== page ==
Atsuko Gondo. Takano Tatsuyuki to Shoka no Jidai [Takano Tatsuyuki and history of songs]. Tokyodo Shuppan, 2015, 519p., 9784490209136.
The period from the late 19th century to the 20th century was a turbulent era that saw a push for modernization in Japan. The nation’s traditional folk musical culture also underwent major changes brought about by the state-level policy, and the acceptance of Western music was rapidly advanced in the name of promoting national music (kokugaku) by blending Eastern and Western musical styles.
Graduate School of Education, Professor
Research Fields: Social sciences, Education, Education on school subjects and activities
In this book, I focus on Tatsuyuki Takano (1876–1947), who not only contributed to the development of national music during an era that saw the establishment of the modern state and school-based education system in Japan but also continued to exert himself for the inheritance and development of Japan’s own culture as a folk heritage. While engaging in the preparation of national textbooks at the Ministry of Education, Takano also devoted himself to the study and preservation of traditional Japanese music as a professor at the Tokyo Academy of Music. Even while toiling in a milieu that would determine the direction of state-level education, language, and music, his enormous achievements and the thoughts incorporated therein confronted an essential question rooted in the context of their own culture: “What should our songs be?”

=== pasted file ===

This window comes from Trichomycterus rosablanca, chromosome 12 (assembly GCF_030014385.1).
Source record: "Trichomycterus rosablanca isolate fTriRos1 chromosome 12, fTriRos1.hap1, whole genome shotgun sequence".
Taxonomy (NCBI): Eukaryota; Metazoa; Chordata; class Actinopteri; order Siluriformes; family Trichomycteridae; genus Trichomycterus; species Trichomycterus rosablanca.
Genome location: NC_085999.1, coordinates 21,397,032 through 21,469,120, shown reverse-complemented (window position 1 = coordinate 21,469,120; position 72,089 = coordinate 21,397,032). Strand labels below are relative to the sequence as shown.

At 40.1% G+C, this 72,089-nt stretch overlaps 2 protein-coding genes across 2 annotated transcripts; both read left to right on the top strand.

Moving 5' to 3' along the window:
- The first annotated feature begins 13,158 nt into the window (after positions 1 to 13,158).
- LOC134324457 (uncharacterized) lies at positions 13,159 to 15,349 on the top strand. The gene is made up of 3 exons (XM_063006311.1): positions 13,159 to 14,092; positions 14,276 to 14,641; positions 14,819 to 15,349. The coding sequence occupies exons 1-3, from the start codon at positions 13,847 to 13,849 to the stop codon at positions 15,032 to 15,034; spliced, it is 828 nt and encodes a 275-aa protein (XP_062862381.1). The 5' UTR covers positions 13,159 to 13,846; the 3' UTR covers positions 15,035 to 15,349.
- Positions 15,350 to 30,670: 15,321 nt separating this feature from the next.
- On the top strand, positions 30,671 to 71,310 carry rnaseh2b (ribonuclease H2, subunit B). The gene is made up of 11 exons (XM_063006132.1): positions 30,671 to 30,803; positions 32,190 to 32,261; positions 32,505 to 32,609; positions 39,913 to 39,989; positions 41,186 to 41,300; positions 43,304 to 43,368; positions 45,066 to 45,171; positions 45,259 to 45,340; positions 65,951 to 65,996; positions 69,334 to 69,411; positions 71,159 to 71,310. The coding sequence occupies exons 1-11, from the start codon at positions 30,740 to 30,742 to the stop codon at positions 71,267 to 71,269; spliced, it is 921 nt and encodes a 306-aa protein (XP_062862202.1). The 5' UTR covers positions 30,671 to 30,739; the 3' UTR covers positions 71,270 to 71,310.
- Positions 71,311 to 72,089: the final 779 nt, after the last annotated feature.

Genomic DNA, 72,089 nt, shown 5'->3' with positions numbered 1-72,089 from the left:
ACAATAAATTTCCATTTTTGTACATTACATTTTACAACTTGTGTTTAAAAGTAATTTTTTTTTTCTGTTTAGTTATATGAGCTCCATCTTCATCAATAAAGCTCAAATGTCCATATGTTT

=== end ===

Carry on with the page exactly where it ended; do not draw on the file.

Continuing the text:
This is an important question that resonates even today. In an era when songs were sung as per the set norms regarding the score, Takano avoided getting tangled up in questions of convention or skill, insisting instead on the importance of everyone freely being able to express their own ideas through song. Further, in his major work Nihon kayō-shi [“A History of Japanese Song”] (1926), Takano surveyed history from the ancient period to the modern, illustrating the cyclical process of Japan’s surprising encounters with new musical cultures from overseas, followed by their imitation, assimilation, and reconciliation. Even while incorporating new extrinsic music cultures, he argued that the fact that music culture is constantly evolving, a constantly changing vitality is more important than the formation of a classical canon, and that during the process of transmission, songs would be unique to the culture.
Hence, even in the contemporary period of ongoing globalization, Takano’s work offers us many insights on reconsidering the potential of songs to be viewed as our own culture.